Students got the chance last week to have an open dialogue about polyamorous relationships. Due to high demand, SF State’s Education and Referral Organization for Sexuality, a sex-positive safe space for students, hosted “Finding Your True Love: Polyamory:101” Thursday afternoon.
Reyna Aguilar, coordinator for EROS, thought the event was long overdue.
“I do know a lot of students on this campus that are in polyamorous relationships and everybody is open about it,” Aguilar said. “But I know that overall there still is some stigma, especially when it comes to discussing this type of stuff with family members. I think there is still a lot of secrecy.”
A mixer following the six-speaker panel gave students an opportunity to mingle and continue the conversation.
Aguilar’s goal was to help students learn more about themselves and get an idea of what they want in future relationships.
“We just thought it would be a good idea to bring an event where everybody could learn about it,” Aguilar said. “It’s been something we’ve been wanting to do for a long time.”
Around 60 students listened to panelists share stories from their past and current personal experiences with polyamory and what the lifestyle means to them. They also explored how their identities impact relationships, how they navigate time with their partners and how they differentiate between polyamorous and monogamous relationships.
EROS intern, Sam Hengesbach, is involved in a polyamorous relationship and looked forward to the event.
“What I love about polyamory relationships is that instead of Build-A-Bear Workshop, it’s like build-your-own relationship workshop,” Hengesbach said. “Polyamory … adds to my lifestyle and it really sticks to me because I am a very open and loving person.”
Hengesbach was only 14 years old when they realized they were interested in pursuing a consensual relationship with more than one person. Hengesbach was dating their boyfriend at the time and both of them consensually agreed that they were both interested in pursuing another couple.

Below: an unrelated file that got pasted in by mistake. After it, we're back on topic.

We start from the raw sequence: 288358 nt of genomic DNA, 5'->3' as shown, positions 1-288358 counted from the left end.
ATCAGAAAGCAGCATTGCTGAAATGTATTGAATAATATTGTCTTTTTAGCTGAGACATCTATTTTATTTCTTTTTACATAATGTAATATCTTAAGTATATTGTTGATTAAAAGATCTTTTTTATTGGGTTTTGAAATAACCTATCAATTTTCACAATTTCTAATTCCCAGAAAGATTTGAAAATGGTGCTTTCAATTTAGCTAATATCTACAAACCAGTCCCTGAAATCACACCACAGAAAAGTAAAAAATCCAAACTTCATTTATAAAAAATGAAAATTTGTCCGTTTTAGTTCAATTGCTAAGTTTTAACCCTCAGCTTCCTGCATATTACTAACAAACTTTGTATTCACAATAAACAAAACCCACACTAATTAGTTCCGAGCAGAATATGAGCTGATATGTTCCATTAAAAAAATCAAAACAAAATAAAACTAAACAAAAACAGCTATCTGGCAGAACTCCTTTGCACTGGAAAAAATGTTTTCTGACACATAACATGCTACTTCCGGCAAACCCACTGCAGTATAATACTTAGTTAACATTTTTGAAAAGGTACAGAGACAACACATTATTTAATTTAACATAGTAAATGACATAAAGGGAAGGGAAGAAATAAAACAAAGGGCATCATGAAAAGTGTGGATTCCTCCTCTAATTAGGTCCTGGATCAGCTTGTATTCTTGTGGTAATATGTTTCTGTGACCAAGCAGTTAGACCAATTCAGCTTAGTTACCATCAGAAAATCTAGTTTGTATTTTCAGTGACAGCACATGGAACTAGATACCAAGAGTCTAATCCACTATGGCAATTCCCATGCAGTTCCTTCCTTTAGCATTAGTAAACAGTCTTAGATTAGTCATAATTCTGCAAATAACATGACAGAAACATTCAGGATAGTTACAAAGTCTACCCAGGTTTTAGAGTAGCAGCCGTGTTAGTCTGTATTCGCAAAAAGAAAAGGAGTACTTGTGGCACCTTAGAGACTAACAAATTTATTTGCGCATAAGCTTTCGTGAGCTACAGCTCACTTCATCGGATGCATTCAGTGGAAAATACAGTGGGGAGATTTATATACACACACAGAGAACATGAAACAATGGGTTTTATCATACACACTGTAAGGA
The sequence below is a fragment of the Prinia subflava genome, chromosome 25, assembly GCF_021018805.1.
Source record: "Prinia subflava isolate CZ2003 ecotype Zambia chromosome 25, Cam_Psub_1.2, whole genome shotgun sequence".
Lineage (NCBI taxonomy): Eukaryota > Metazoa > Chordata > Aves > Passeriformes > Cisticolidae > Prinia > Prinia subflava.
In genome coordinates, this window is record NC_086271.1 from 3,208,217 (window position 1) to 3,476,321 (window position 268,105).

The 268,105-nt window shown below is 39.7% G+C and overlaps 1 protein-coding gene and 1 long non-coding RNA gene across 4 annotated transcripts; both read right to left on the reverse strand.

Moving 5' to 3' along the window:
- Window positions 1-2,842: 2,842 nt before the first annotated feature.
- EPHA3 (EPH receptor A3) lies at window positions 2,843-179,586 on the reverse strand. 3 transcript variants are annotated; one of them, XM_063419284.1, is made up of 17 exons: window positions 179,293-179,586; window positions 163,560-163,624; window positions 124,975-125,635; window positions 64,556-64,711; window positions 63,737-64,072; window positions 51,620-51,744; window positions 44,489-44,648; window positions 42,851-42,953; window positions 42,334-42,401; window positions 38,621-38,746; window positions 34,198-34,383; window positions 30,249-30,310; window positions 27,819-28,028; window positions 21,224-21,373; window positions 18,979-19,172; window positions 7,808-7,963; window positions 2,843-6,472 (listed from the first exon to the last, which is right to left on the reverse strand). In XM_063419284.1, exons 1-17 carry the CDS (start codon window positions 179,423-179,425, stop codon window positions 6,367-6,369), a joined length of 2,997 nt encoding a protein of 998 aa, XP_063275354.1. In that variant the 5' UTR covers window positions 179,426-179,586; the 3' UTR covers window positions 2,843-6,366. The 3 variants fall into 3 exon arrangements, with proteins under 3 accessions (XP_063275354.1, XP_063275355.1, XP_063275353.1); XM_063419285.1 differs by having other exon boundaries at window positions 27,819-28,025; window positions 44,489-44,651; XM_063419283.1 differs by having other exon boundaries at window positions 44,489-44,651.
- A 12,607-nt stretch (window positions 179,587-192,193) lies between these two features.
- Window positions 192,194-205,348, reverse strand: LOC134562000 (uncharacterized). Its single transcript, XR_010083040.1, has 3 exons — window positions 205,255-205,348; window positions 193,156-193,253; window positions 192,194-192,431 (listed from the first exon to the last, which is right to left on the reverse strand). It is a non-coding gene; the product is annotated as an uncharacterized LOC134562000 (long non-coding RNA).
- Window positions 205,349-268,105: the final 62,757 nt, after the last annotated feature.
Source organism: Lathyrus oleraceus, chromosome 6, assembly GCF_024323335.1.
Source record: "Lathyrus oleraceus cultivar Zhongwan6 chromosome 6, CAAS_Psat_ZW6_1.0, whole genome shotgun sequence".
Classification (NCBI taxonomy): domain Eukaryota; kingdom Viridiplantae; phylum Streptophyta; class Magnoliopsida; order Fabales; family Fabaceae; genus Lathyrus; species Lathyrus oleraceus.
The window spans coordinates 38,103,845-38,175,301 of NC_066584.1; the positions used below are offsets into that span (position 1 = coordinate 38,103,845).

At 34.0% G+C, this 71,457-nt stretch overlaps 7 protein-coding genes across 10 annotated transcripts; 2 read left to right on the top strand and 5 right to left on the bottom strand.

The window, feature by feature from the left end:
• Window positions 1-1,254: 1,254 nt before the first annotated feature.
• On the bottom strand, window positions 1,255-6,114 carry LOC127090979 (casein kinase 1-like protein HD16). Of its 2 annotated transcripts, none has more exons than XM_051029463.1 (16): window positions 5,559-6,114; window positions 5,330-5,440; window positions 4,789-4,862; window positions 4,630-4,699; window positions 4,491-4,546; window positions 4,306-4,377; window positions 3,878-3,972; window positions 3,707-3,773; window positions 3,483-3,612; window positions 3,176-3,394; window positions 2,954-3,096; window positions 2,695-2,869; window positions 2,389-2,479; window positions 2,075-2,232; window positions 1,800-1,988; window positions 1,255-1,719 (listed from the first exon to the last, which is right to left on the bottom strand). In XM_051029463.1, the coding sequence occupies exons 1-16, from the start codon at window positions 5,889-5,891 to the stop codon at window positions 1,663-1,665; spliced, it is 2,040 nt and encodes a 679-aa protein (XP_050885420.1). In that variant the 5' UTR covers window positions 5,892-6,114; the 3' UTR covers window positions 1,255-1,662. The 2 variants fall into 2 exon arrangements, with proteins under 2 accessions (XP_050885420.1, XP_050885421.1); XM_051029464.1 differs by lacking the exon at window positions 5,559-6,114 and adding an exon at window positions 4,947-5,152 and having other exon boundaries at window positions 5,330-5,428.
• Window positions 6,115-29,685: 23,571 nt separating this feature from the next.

“The key thing with polyamory is that it is ethical non-monogamy and there is no cheating. The whole point is you are trying to communicate with your partner, be respectful of your partner, trust your partner and be honest with your feelings,” Hengesbach said.
“I feel there is a lot of misconceptions about it, so it’s different for everybody,” Aguilar said. “That’s why I wanted to create this event — I really want students to get the chance to feel that all these different type(s) of relationships are possible.”
Polyamory is often a delicate topic for religious people. For Hengesbach, they found that most of their religious friends couldn’t wrap their head around the idea of being with more than one partner and not considering it infidelity.
“I’ve had initial reactions from Christian people where they just immediately don’t have their mind open and they just think I’m some sort of cheater.” Hengesbach said. “They will not listen to me when I talk about polyamory.”
Many people don’t openly display their polyamorous relationships because it is still considered unconventional and stigma often comes with it.
“Polyamory isn’t for everyone,” said Elisabeth Sheff, a speaker at the International Conference of the Future of Monogamy and Nonmonogamy this past weekend at UC Berkeley. “I guarantee that even if you talk it out, something surprising will come up.”
Following the panel, students had a chance to mingle and meet others who show an interest in polyamorous relationships, providing an opportunity they wouldn’t have necessarily had elsewhere.
“My main goal for this event is for students to learn about the huge variety of interpretations of perspectives that exist of polyamory,” Aguilar said. “With this panel, I want students to get a chance to feel all these different types of relationships are possible.”